The Despairing Child by L. Martel

The Despairing Child is a 20″ x 24″ oil on canvas painted  sometime in the 1980’s. When I saw the little boy from Aleppo, Oman Daqneesh, sitting in that chair wiping the blood from his face it brought this painting to mind. It is always the children who suffer.

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Kool Man by swo8 Blues Jazz from the album Osaka Time in iTunes

The weather is glorious and at the moment we’re having a wonderful visit from “Kool Man”. It’s been a busy summer but we are working on several new projects. One very exciting project is a collaboration with the great Indian Photographer, poet and writer, Rajiv Chopra. Another is a project about that amazing country of Greece. Meanwhile, we hope you’ll enjoy the moves of Kool Man. Don’t forget to listen to the music. 3:12 min. 2MB

The Rose of Black is Sacred by swo8 Blues Jazz Lyrics by Shelby Courtland from the album Unfinished Business in iTunes

A special thanks to sepultura13 for bringing this to my attention. On Wednesday, August 17th 2016 a police officer shot and killed a black man in Kelso, Washington. It was only Monday when I last posted this song.This happens far too often.                                                              One piece of good news in that I heard an add on Bounce TV – #justice4all.org was organizing to have special retraining for police in deescalation techniques. This shoot to kill with impunity has to stop.

Mon Pay C’est L’Hiver by L. Martel

There is a great French Canadian artist who wrote the song “Mon Pay” (“My Country” in French). His lyrics stuck in my mind when I painted this picture. “Mon pays, ce n’est pas un pays, c’est l’hiver” (My country isn’t a country it is the winter). In Canada our winters can be long, cold and hard to endure. But in that cold our resolve is tempered like steel is with heat.  This is a 16″ x 12″ oil on canvas board painted in 1976.

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The Rose of Black is Sacred by swo8 Blues Jazz lyrics by Shelby Courtland from the album Unfinished business in iTunes

It is always with heavy heart that I present this collaborative work of music. The lyrics are by the great American poet Shelby Courtland and are meant to make us search our souls. On the evening of Saturday, August 13, 2016 a 23 year old man, Sylville Smith, was shot by police in Milwaukee, Wisconsin. In a country where the rule of law exists, we are all equal before the law. In a police state the police become the judge, jury and executioner. You tell me what is happening here. Please feel free to share. 4:18 min. 2 MB.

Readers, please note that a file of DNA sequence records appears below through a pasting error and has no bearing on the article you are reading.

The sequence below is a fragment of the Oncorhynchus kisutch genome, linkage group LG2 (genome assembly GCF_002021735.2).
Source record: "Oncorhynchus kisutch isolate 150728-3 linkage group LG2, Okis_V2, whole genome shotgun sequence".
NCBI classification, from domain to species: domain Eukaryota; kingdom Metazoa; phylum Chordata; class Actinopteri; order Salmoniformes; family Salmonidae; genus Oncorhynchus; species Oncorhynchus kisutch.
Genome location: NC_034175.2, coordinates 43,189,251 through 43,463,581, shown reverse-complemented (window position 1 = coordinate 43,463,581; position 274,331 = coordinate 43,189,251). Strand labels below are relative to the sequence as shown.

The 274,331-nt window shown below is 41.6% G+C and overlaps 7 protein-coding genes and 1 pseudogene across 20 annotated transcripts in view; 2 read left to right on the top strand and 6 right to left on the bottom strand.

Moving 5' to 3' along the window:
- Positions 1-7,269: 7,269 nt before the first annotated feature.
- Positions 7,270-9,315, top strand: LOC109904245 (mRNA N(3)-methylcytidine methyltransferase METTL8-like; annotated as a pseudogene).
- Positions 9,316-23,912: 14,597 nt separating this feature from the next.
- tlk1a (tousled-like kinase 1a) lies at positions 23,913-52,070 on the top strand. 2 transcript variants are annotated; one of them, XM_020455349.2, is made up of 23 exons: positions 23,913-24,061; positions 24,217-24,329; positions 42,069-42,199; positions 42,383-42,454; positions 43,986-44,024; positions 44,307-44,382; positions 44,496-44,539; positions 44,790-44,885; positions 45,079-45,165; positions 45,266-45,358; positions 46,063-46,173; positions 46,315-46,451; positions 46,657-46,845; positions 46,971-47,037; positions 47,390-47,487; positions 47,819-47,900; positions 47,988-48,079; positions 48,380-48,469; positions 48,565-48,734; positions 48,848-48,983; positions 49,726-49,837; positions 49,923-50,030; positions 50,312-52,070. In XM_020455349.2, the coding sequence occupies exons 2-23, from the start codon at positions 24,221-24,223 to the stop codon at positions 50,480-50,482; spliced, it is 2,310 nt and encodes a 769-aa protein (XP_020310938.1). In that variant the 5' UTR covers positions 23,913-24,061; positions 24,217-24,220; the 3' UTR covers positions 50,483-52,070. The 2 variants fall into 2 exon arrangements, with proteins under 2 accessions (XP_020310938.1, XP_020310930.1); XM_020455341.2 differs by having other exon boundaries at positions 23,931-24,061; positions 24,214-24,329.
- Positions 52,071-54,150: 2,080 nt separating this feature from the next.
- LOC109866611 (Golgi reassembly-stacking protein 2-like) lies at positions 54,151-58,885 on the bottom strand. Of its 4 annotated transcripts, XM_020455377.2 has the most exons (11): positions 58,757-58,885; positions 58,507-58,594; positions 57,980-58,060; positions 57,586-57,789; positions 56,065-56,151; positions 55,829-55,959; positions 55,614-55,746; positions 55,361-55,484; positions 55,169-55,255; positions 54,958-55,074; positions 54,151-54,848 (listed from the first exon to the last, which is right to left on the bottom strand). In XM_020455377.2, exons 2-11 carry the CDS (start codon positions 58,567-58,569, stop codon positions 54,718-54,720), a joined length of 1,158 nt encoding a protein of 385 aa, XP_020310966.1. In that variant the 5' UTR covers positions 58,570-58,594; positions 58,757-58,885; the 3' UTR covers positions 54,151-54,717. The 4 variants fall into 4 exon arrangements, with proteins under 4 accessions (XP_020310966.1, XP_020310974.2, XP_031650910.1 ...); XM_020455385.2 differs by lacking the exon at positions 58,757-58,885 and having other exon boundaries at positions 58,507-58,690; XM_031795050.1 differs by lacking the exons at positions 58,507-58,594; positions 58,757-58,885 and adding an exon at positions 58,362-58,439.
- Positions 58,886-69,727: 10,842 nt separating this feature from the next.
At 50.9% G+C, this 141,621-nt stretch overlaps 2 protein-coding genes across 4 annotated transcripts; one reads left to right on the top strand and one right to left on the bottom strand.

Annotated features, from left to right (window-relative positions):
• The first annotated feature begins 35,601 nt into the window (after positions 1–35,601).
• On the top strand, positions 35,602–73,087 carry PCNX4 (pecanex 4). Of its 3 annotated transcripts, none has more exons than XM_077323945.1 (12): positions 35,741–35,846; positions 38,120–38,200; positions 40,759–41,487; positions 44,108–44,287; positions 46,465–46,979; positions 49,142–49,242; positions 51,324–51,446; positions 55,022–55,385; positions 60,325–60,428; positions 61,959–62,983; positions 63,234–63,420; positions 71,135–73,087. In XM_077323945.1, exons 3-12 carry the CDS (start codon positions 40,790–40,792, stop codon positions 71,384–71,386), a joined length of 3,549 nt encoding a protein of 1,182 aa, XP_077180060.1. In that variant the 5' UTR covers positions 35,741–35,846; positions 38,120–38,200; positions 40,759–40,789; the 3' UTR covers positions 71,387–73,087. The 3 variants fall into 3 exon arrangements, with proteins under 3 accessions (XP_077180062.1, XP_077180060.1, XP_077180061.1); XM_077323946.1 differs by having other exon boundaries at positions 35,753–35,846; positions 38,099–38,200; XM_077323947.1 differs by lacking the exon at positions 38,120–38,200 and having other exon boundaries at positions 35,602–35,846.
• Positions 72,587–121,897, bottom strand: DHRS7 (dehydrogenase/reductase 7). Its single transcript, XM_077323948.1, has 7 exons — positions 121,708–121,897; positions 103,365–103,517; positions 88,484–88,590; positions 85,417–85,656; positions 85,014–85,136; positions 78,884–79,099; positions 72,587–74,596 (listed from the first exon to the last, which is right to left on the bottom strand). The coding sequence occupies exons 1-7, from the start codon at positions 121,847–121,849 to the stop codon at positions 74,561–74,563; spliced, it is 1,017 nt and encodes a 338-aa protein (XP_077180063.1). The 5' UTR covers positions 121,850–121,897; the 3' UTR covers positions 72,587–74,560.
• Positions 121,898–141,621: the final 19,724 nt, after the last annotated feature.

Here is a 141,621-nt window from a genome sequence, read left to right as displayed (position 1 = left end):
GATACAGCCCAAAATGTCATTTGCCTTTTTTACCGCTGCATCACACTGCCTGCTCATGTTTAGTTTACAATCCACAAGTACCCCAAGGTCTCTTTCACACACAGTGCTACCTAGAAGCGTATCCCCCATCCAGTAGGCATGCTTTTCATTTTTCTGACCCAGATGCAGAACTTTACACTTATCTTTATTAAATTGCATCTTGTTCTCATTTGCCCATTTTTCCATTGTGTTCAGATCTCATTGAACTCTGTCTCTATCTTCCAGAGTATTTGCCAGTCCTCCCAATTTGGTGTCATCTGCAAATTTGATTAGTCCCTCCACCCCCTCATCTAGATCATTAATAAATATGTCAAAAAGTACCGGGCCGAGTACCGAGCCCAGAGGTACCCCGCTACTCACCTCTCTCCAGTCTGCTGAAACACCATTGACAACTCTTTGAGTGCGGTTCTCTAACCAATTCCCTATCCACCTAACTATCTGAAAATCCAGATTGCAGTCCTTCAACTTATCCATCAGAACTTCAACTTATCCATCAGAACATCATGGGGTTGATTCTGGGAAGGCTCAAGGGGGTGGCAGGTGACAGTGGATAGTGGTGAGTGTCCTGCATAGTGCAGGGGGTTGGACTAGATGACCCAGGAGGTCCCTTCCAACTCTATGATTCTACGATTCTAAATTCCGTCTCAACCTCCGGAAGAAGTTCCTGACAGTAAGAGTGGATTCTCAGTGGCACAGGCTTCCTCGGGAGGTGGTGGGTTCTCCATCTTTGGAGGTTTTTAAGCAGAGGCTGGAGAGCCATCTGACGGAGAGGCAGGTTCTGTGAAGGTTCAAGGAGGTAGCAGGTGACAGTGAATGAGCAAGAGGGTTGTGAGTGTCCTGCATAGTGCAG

Manaus Where Two Rivers Meet from the album Manaus Where Two Rivers Meet in iTunes

The Olympics are on, at the moment, and this brings Brazil into the highlight. There is much more to Brazil than Rio de Janeiro. When we were in Brazil, Luz Ignacio (Lula) da Silva was President and the country was in a powerful growth spirt. Lula, coming from humble origins and of little education, knew what the people needed. In 1978 he became President of the Steel Worker’s Union. In the 1970’s Brazil was under military rule and Lula, a true activist, organized many union activities including major strikes.  He was President of Brazil for two terms  – January 2003 until January 2011. He was diagnosed with throat cancer and was forced to retire for cancer treatment. As President he instigated many social programs such as “Bolsa Familia” family allowance and “Fome Zero” zero hungry. In his parting speech he said “If I failed, it would be the worker’s class which would be failing; it would be this country’s poor who would be proving they did not have what it takes to rule”.                                                                                                                                During our stay the people were happy and upbeat. It was a country on the ascendance. It was a country full of history and promise. Manaus is a city deep in the heart of the Amazon. In this video you will hear about some of our experiences there. 3:50 mins. 2MB.

Deep Woods on Mount Martin by L. Martel

This is a 16″ x 20″ oil on canvas board painted in 1977. On the Ottawa River there is a small mountain called Mount Martin. In the summertime we would cross the river to the Quebec side and spend many an hour on the beach. The water was so fresh you could drink it right out of the river. On occasion we would climb Mount Martin. On our way up we would often encounter brown bears, deer and moose. The wild blueberries were the draw. Mid-way to the top there was a level area deep in the woods. The sun hardly penetrated through the bush. There was certain quiet in this spot and it felt like a sanctuary.SDC17499